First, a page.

End of the line
"End Of the Line," is a prophetic title for this story from Adventures Into the Unknown #61, January-February 1955. It was the last issue of that title before the Comics Code took effect. It was also the last story of the issue, so planned or not, it became a swansong to an era free of censorship, if not of controversy.
For several preceding issues, and obviously before ACG signed up for the Code, there had been talk in editor Richard E. Hughes's letter column, "Let's Talk It Over," asking readers if they wanted to see more "shock" stories. "Shock" in this case meant EC-style, non-supernatural horror stories. Adventures Into the Unknown was proud that it had been the first of the supernatural titles, and editor Hughes must've worn out his rotater cuff patting himself on the back touting the comic's excellence. Still, readers were asking for another kind of story and Hughes felt he must poll his readers.
A few months later in his column, now under the Code, editor Hughes was telling his readers that "some publishers" dragged the whole industry into areas which caused a public uproar and the need for the Comics Code. But ACG had pioneered the supernatural comic, had published dozens of stories of monsters and mayhem that added to the outcry. Except for going all out for grue and gore like some publishers, Hughes really hadn't much room to talk.
Secret Identity, The Fetish Art of Superman's Co-creator, Joe Shuster
By Craig Yoe, Introduction by Stan Lee
Abrams ComicArts, 161 pages, 2009
Craig Yoe tells two stories in this book: One is of a sleazy publication called Nights of Horror used as the centerpiece for a sensational 1954 case of murderous, sadistic delinquents tabloids called the Thrill Killers. The other story is the tragedy of Joe Shuster, the one-time great American success story, Superman's original artist and co-creator, who had the rug jerked out from under him. The two stories converge because Joe Shuster was the artist for the sleazy publication, available in Times Square bookstores, which depicted whippings, torture and beatings.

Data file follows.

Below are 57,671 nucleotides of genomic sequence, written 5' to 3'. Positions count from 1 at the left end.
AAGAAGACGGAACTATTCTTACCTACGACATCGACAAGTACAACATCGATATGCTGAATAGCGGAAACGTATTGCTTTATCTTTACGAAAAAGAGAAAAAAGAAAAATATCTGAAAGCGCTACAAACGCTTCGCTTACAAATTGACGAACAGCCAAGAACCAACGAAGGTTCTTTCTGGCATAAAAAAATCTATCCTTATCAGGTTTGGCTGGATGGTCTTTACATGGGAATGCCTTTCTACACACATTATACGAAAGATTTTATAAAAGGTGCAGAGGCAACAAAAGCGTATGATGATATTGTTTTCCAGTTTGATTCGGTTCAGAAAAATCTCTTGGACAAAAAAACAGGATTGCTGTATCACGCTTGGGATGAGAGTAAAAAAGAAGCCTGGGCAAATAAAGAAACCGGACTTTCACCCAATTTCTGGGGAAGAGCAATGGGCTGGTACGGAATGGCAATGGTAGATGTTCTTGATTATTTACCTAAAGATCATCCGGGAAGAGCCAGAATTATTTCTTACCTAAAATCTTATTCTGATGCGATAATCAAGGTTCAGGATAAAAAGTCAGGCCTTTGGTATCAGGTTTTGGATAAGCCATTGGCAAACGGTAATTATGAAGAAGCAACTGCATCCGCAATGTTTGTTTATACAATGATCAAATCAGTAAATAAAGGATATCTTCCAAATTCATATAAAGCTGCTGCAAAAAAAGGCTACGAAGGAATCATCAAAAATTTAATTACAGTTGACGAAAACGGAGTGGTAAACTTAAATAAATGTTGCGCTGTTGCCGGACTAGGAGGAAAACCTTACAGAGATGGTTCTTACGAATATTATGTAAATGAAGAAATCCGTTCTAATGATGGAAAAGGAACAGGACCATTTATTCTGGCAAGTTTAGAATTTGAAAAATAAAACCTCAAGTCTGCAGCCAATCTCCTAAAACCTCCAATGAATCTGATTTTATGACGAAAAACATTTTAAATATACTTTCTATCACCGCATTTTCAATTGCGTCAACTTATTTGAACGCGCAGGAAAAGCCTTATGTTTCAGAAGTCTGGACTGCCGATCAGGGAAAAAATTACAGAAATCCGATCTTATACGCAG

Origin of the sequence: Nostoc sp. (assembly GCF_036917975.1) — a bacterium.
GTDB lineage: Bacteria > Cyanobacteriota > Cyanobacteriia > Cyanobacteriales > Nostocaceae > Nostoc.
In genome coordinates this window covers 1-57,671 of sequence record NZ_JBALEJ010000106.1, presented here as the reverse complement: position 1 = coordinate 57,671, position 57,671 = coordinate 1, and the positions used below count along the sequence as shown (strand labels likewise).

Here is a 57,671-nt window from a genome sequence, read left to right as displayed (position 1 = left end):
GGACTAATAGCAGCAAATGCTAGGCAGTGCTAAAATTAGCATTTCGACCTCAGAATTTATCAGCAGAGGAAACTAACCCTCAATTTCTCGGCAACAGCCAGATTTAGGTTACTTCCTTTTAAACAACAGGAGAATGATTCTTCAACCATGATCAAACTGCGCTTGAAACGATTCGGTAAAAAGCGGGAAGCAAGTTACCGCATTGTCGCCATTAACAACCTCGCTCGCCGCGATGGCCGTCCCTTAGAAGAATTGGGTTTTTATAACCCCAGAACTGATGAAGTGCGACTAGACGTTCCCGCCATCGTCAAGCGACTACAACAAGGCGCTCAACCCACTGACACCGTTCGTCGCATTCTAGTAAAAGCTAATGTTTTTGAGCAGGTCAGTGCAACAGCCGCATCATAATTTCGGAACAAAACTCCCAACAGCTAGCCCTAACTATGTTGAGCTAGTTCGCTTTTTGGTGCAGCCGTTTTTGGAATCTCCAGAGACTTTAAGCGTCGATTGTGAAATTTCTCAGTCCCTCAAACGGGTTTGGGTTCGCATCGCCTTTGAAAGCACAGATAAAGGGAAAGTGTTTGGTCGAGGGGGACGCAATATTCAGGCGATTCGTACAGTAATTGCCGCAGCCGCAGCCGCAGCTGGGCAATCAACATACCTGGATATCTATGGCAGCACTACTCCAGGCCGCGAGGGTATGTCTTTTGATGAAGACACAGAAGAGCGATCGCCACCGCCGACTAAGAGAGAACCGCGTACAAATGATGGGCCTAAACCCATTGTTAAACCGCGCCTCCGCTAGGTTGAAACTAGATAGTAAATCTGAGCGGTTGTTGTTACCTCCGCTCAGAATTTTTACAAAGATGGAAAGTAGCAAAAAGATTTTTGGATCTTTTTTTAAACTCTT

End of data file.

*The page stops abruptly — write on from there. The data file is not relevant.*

Until recently it wasn't known that Shuster did the illustrations. Anyone familiar with his work apparently recognized his drawings when Yoe showed them a copy he'd found. It's why Yoe called the book Secret Identity. Shuster did the drawings in a sub rosa fashion for much needed money.
The storm that broke over Nights of Horror was fed by the furor over comic books in 1953 and 1954, when Seduction Of the Innocent, by Fredric Wertham, M.D., was published.* The boys who emulated Nights of Horror were also inveterate comic book readers, crime and especially horror comics. Dr. Wertham was called in to assess the boys, and his methodology was the same he used with his other "research." If Wertham talked to a kid who had gotten into trouble he asked him, "Do you read comic books?" and if the kid said "yes" then the comic books became the reason the boy was in trouble. It didn't have to do with the kid being a sociopath who happened to read comic books, he was a sociopath because he read comic books. In this case Wertham brought a set of Nights of Horror to the gang leader's cell and asked if this was the sort of thing he read. The boy thumbed through a couple of them and said, "That's it."